A Discourse on the Lives and Characters of Thomas Jefferson and John Adams: Who Both Died on the Fourth of July, 1826, Volume 1
Speech delivered by Wirt as Attorney General to the House of Representatives on 19 October 1826. Printed by Gales & Seaton. Inscribed in pencil by Wirt to Mr. James. Written shortly after the death of Jefferson and Adams.
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Adams admitted adopted American Education Society appointed Arminian become beneficiaries benevolent cause character Cherokees Christian church circumstances civil Clinton College colony commenced common common law considered constitution course Dartmouth College distinguished doctrine duty eminent England established Europe fact favour feel friends funds Genius happiness Harvard College heart honour hope human improvement Indians influence institutions instruction interest Jefferson John John Adams John Thornton Kirkland labours land learning liberty living Lord means measures medical school medicine ment mind missionary moral nation native nature never New-England New-York object opinion patriots philosophy physician Pilgrim Society Pilgrims Plymouth Plymouth colony political practice Presbyterian present President principles profession Professor Puritans racter reform religion religious remarks respect Reviewer Samuel Fuller spirit success talents territory things THOMAS JEFFERSON tion tribes truth United Virginia whole young youth
Page 31 - Saul and Jonathan were lovely and pleasant in their lives, and in their death they were not divided ; they were swifter than eagles, they were stronger than lions.
Page 32 - For it was not an enemy that reproached me ; Then I could have borne it : Neither was it he that hated me that did magnify himself against me ; Then I would have hid myself from him : But it was thou, a man mine equal, My guide, and mine acquaintance. We took sweet counsel together, And walked unto the house of God in company.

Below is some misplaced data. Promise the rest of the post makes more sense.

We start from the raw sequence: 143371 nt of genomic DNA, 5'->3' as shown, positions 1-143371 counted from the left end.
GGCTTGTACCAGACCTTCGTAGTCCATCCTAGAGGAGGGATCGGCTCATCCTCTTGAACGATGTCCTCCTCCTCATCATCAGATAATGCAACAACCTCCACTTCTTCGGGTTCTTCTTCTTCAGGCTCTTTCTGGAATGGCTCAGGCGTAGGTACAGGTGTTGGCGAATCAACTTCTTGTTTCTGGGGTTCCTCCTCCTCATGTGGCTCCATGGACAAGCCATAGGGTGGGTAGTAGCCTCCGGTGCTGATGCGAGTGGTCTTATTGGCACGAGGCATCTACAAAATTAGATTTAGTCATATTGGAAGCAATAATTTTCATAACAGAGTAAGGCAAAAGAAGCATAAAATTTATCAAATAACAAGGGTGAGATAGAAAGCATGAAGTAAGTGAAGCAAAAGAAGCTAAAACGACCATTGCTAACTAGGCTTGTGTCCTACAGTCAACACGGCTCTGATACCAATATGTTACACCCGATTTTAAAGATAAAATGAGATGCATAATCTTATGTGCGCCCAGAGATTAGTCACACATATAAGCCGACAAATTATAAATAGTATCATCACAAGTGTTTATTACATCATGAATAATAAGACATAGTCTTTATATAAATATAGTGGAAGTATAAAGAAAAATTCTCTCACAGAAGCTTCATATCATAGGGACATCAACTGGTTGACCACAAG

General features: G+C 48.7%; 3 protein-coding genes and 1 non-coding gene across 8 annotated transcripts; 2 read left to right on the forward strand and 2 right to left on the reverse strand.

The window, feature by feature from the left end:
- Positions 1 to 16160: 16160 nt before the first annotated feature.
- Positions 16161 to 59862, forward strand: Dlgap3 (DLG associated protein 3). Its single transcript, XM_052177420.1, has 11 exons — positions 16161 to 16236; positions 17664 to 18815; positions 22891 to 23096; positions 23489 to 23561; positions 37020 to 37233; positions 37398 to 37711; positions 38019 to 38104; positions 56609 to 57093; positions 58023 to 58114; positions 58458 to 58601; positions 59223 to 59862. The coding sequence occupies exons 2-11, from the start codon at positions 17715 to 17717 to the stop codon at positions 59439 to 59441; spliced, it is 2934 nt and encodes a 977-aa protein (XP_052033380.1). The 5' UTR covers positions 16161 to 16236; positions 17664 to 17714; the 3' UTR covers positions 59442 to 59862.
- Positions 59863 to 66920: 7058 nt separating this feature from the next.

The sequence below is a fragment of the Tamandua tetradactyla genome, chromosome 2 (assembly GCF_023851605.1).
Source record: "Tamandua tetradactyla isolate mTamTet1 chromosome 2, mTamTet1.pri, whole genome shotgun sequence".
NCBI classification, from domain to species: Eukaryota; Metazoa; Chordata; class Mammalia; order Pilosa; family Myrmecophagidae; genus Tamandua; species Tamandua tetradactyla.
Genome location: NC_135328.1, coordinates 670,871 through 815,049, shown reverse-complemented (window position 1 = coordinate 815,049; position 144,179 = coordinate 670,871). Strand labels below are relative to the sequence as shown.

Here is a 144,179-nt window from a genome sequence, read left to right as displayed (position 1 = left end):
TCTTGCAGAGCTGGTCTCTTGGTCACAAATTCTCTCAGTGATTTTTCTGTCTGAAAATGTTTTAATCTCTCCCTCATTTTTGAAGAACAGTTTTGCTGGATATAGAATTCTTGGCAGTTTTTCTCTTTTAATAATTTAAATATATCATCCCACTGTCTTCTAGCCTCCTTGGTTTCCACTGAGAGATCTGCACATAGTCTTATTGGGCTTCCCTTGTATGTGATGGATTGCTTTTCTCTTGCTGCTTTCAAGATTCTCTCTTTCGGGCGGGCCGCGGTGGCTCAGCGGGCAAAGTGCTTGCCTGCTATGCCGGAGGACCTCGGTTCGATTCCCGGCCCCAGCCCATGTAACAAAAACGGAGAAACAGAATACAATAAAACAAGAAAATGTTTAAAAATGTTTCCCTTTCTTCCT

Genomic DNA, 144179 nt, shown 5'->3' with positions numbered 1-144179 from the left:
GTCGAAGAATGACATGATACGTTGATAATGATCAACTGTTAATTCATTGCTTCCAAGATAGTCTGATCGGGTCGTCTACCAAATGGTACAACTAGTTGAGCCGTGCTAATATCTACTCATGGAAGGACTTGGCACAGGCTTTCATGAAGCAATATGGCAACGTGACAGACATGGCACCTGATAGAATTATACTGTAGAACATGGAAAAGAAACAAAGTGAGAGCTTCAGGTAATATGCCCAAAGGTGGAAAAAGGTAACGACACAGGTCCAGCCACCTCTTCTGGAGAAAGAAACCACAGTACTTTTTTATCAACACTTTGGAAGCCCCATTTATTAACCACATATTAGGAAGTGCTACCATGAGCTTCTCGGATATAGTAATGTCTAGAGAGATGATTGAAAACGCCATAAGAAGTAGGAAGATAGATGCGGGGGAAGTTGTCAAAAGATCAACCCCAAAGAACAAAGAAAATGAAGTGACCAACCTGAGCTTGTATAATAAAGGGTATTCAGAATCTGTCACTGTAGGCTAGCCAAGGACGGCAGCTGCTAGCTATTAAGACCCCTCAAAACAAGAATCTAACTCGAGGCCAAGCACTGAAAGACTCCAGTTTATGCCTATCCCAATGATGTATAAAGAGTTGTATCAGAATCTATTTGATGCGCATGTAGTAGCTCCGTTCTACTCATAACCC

Page 14 - But I say, that the things which the Gentiles sacrifice, they sacrifice to devils, and not to God : and I would not that ye should have fellowship with devils.
Page 69 - That no man shall be compelled to frequent or support any religious worship, place or ministry whatsoever, nor shall be enforced, restrained, molested or burthened, in his body or goods, nor shall otherwise suffer on account of his religious opinions or belief; but that all men shall be free to profess, and by argument to maintain, their opinions in matters of religion, and that the same shall in no wise diminish, enlarge or affect their civil capacities.
Page 34 - To what purpose are powers limited and to what purpose is that limitation committed to writing, if these limits may at any time be passed by those intended to be restrained ? The distinction between a government with limited and unlimited powers is abolished if those limits do not confine the persons on whom they are imposed and if acts prohibited and acts allowed are of equal obligation.